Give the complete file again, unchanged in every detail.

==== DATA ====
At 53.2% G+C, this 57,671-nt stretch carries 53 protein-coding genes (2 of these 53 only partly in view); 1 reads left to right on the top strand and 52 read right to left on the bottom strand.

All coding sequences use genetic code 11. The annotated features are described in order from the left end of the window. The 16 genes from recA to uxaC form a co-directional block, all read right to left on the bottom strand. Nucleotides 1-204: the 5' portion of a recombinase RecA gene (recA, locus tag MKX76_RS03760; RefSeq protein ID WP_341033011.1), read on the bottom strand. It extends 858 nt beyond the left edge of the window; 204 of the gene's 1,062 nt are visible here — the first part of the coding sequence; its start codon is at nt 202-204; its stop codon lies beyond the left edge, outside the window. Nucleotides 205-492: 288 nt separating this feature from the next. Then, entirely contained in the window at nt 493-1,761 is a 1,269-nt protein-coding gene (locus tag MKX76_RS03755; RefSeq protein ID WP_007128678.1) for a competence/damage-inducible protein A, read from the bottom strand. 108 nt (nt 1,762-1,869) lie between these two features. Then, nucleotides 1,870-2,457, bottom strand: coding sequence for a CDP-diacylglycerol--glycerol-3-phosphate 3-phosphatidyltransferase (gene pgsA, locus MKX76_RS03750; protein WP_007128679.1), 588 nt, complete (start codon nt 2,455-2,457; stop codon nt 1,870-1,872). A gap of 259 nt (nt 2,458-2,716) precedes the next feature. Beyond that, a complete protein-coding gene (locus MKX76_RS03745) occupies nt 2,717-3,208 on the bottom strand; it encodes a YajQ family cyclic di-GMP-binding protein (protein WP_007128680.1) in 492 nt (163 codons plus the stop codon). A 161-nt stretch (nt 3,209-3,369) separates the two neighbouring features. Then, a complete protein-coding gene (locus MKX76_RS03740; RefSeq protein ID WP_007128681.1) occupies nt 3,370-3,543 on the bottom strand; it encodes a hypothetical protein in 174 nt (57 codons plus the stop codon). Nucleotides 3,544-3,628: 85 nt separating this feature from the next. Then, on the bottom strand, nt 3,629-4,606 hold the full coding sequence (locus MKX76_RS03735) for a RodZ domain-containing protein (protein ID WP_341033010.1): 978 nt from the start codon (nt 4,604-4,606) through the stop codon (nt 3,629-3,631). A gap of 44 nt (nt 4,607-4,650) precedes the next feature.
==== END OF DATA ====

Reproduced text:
At 53.2% G+C, this 57,671-nt stretch carries 53 protein-coding genes (2 of these 53 only partly in view); 1 reads left to right on the top strand and 52 read right to left on the bottom strand.

All coding sequences use genetic code 11. The annotated features are described in order from the left end of the window. The 16 genes from recA to uxaC form a co-directional block, all read right to left on the bottom strand. Nucleotides 1-204: the 5' portion of a recombinase RecA gene (recA, locus tag MKX76_RS03760; RefSeq protein ID WP_341033011.1), read on the bottom strand. It extends 858 nt beyond the left edge of the window; 204 of the gene's 1,062 nt are visible here — the first part of the coding sequence; its start codon is at nt 202-204; its stop codon lies beyond the left edge, outside the window. Nucleotides 205-492: 288 nt separating this feature from the next. Then, entirely contained in the window at nt 493-1,761 is a 1,269-nt protein-coding gene (locus tag MKX76_RS03755; RefSeq protein ID WP_007128678.1) for a competence/damage-inducible protein A, read from the bottom strand. 108 nt (nt 1,762-1,869) lie between these two features. Then, nucleotides 1,870-2,457, bottom strand: coding sequence for a CDP-diacylglycerol--glycerol-3-phosphate 3-phosphatidyltransferase (gene pgsA, locus MKX76_RS03750; protein WP_007128679.1), 588 nt, complete (start codon nt 2,455-2,457; stop codon nt 1,870-1,872). A gap of 259 nt (nt 2,458-2,716) precedes the next feature. Beyond that, a complete protein-coding gene (locus MKX76_RS03745) occupies nt 2,717-3,208 on the bottom strand; it encodes a YajQ family cyclic di-GMP-binding protein (protein WP_007128680.1) in 492 nt (163 codons plus the stop codon). A 161-nt stretch (nt 3,209-3,369) separates the two neighbouring features. Then, a complete protein-coding gene (locus MKX76_RS03740; RefSeq protein ID WP_007128681.1) occupies nt 3,370-3,543 on the bottom strand; it encodes a hypothetical protein in 174 nt (57 codons plus the stop codon). Nucleotides 3,544-3,628: 85 nt separating this feature from the next. Then, on the bottom strand, nt 3,629-4,606 hold the full coding sequence (locus MKX76_RS03735) for a RodZ domain-containing protein (protein ID WP_341033010.1): 978 nt from the start codon (nt 4,604-4,606) through the stop codon (nt 3,629-3,631). A gap of 44 nt (nt 4,607-4,650) precedes the next feature.